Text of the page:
Giant Earthworm and Hottest Period
What’s in news?
The world is falling badly behind in the race to avert climate disaster, with the five-year period ending 2019 set to be the hottest ever.
- World Meteorological Organization compiled and published a report of UN which comes at the time of UN Climate Action Summit that will push countries to increase their greenhouse gas reduction targets.
- The average global temperature between 2015 and 2019 to be the hottest of any five-year period on record.
- The temperature which estimated to be 1.1 degrees Celsius [34F] above pre-industrial [1850-1900] times and 0.2 degrees Celsius [32.4F] warmer than 2011-2015 during this period.
- The Arctic summer sea ice has declined at a rate of 12% per decade over the past 40 years, with the four lowest values between 2015 and 2019.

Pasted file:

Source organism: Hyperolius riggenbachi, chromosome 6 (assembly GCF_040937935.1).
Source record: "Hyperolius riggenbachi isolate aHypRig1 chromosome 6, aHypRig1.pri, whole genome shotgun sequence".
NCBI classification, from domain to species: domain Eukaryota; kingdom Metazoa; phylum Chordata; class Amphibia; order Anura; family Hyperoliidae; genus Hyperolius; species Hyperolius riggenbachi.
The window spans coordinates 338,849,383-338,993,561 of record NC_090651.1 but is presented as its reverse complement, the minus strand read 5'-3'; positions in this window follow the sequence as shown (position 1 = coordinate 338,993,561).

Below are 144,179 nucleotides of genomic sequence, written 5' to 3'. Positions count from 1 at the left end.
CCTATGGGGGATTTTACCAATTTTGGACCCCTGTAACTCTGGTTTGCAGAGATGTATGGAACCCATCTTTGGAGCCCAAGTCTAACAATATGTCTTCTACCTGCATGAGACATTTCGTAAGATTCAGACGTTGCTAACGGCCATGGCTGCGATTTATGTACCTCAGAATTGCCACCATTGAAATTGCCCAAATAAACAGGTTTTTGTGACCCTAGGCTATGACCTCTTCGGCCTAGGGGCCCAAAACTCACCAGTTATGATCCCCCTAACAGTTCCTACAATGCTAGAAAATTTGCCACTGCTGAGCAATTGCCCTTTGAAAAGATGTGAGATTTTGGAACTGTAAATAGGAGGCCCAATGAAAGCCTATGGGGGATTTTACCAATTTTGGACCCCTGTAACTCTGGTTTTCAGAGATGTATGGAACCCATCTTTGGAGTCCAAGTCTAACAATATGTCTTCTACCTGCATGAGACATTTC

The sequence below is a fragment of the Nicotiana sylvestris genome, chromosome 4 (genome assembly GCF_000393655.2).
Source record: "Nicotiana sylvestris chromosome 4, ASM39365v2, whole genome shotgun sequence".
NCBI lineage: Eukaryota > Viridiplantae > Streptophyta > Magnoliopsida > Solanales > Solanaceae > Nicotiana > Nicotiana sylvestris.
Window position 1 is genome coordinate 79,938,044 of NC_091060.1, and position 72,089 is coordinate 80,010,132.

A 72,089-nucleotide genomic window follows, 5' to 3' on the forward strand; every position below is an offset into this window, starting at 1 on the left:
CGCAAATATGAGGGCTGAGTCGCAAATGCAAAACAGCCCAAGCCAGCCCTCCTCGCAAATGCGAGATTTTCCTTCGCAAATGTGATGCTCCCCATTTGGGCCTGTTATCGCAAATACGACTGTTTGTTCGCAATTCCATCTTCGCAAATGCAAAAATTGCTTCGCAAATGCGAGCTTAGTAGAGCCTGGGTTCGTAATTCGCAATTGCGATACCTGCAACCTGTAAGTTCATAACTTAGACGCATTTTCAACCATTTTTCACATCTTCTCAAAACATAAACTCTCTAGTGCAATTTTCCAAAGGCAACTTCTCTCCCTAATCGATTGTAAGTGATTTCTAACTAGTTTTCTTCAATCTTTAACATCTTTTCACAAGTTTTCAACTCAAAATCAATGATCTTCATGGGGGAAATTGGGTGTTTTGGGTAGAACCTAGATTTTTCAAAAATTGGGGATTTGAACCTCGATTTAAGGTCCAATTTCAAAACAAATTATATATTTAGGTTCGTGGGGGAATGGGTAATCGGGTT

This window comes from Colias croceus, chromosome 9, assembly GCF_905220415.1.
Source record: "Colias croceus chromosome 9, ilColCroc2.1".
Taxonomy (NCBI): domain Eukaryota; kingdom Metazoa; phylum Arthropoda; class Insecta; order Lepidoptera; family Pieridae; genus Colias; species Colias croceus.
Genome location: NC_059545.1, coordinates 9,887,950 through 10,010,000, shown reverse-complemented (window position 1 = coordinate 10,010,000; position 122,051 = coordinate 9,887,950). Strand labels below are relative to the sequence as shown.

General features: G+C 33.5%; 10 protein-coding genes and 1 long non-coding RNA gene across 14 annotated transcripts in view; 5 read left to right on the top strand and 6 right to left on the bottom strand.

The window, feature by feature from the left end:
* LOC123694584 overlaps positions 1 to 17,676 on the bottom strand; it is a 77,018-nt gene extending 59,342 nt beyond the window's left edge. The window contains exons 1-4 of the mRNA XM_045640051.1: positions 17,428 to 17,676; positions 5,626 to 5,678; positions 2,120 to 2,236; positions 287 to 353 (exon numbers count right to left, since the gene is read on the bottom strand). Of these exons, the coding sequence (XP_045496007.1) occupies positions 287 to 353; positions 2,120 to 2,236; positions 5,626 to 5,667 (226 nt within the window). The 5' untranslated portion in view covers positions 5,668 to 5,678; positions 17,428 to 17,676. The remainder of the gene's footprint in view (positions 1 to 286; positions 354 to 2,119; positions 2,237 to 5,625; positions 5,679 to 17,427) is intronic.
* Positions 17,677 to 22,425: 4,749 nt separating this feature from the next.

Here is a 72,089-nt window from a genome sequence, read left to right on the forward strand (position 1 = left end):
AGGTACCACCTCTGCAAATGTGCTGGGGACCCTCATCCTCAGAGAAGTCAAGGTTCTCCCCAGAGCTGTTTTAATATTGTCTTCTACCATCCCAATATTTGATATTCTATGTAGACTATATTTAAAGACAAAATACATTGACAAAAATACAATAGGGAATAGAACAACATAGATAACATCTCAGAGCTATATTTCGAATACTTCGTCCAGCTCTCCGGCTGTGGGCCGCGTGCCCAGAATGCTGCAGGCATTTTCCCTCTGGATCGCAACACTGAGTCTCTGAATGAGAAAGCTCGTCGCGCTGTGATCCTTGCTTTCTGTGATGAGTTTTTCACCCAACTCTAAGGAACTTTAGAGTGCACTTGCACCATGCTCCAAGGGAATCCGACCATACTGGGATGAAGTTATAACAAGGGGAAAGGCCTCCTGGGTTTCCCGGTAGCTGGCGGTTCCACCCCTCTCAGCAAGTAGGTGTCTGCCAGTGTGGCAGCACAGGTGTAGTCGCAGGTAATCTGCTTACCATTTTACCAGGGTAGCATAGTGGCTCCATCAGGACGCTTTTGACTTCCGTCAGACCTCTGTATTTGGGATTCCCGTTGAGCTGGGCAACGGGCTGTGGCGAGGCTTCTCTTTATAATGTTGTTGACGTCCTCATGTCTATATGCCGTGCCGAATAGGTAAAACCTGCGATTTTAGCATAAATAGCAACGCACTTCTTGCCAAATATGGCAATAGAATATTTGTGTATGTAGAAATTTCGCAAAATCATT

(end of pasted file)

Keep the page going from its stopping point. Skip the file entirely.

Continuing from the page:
- The Antarctica’s ice sheets loss increased by a factor of six between 1979 and 2017.
- Carbon dioxide grew 2% in 2018, reaching a record high of 37 billion tonnes.
- There is also no sign yet of reaching what is known as “peak emissions,” the point at which levels will start to fall, though these are not growing at the same rate as the global economy.
GIANT EARTHWORM FOUND
What’s in news?
A “snake-like creature” found while removing soil for roadwork in Mangaluru. It has not been reported in the Western Ghats and the coastal belt of Karnataka so far.
- The earthworm has been preserved in chemical solutions at the laboratory of the department at the Mangalagangotri campus of the university.
- This was the first time such a large earthworm had been sighted in the Western Ghats and the coastal belt.
- When stretched, the earthworm measures 950 mm (more than 3 feet) and is 20 mm in width
- In India, J.M. Julka (2008) had reported the largest earthworm — Drawida nilamburensis, which belongs to the Moniligastridae family. That specimen, from the Nilgiris, measured up to 1,000 mm in length.
- Morphological study of the newly discovered earthworm has tentatively indicated that it belongs to the genus of Moniligaster.
- If internal structures are to be studied, the department would need another earthworm of the same size or category for dissection purposes.
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